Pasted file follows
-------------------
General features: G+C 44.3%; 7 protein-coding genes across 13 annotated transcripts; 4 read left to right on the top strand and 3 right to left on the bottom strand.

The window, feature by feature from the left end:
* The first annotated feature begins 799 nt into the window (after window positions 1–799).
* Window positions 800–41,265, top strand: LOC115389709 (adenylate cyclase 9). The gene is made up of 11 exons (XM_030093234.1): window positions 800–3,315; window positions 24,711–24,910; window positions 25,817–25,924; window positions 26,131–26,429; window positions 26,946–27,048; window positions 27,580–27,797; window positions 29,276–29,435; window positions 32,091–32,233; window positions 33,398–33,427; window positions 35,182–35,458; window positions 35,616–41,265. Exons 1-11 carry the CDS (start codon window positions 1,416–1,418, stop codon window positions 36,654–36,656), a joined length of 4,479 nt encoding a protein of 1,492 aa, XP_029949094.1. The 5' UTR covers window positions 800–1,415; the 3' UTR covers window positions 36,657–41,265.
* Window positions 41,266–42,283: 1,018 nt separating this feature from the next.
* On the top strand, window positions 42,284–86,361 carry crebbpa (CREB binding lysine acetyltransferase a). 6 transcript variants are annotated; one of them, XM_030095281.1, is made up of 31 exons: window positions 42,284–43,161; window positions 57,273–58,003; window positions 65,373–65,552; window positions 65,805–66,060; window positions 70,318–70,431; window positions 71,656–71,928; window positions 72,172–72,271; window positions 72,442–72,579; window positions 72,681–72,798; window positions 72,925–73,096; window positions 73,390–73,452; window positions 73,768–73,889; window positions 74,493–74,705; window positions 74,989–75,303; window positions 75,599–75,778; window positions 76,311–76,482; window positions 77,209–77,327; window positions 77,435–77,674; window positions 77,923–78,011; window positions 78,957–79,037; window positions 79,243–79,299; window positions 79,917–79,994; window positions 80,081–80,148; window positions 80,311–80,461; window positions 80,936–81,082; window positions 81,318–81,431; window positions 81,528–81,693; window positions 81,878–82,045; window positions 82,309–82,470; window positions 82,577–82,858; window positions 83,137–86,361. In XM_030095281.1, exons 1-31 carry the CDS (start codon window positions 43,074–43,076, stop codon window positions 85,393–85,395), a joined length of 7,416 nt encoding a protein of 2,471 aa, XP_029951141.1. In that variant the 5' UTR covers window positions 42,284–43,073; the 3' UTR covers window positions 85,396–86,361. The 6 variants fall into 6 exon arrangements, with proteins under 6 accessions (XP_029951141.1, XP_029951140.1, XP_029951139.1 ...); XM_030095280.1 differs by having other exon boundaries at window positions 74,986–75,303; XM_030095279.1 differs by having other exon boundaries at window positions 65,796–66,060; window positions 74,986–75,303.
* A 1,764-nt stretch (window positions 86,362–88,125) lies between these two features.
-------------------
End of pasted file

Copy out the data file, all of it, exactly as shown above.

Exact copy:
General features: G+C 44.3%; 7 protein-coding genes across 13 annotated transcripts; 4 read left to right on the top strand and 3 right to left on the bottom strand.

The window, feature by feature from the left end:
* The first annotated feature begins 799 nt into the window (after window positions 1–799).
* Window positions 800–41,265, top strand: LOC115389709 (adenylate cyclase 9). The gene is made up of 11 exons (XM_030093234.1): window positions 800–3,315; window positions 24,711–24,910; window positions 25,817–25,924; window positions 26,131–26,429; window positions 26,946–27,048; window positions 27,580–27,797; window positions 29,276–29,435; window positions 32,091–32,233; window positions 33,398–33,427; window positions 35,182–35,458; window positions 35,616–41,265. Exons 1-11 carry the CDS (start codon window positions 1,416–1,418, stop codon window positions 36,654–36,656), a joined length of 4,479 nt encoding a protein of 1,492 aa, XP_029949094.1. The 5' UTR covers window positions 800–1,415; the 3' UTR covers window positions 36,657–41,265.
* Window positions 41,266–42,283: 1,018 nt separating this feature from the next.
* On the top strand, window positions 42,284–86,361 carry crebbpa (CREB binding lysine acetyltransferase a). 6 transcript variants are annotated; one of them, XM_030095281.1, is made up of 31 exons: window positions 42,284–43,161; window positions 57,273–58,003; window positions 65,373–65,552; window positions 65,805–66,060; window positions 70,318–70,431; window positions 71,656–71,928; window positions 72,172–72,271; window positions 72,442–72,579; window positions 72,681–72,798; window positions 72,925–73,096; window positions 73,390–73,452; window positions 73,768–73,889; window positions 74,493–74,705; window positions 74,989–75,303; window positions 75,599–75,778; window positions 76,311–76,482; window positions 77,209–77,327; window positions 77,435–77,674; window positions 77,923–78,011; window positions 78,957–79,037; window positions 79,243–79,299; window positions 79,917–79,994; window positions 80,081–80,148; window positions 80,311–80,461; window positions 80,936–81,082; window positions 81,318–81,431; window positions 81,528–81,693; window positions 81,878–82,045; window positions 82,309–82,470; window positions 82,577–82,858; window positions 83,137–86,361. In XM_030095281.1, exons 1-31 carry the CDS (start codon window positions 43,074–43,076, stop codon window positions 85,393–85,395), a joined length of 7,416 nt encoding a protein of 2,471 aa, XP_029951141.1. In that variant the 5' UTR covers window positions 42,284–43,073; the 3' UTR covers window positions 85,396–86,361. The 6 variants fall into 6 exon arrangements, with proteins under 6 accessions (XP_029951141.1, XP_029951140.1, XP_029951139.1 ...); XM_030095280.1 differs by having other exon boundaries at window positions 74,986–75,303; XM_030095279.1 differs by having other exon boundaries at window positions 65,796–66,060; window positions 74,986–75,303.
* A 1,764-nt stretch (window positions 86,362–88,125) lies between these two features.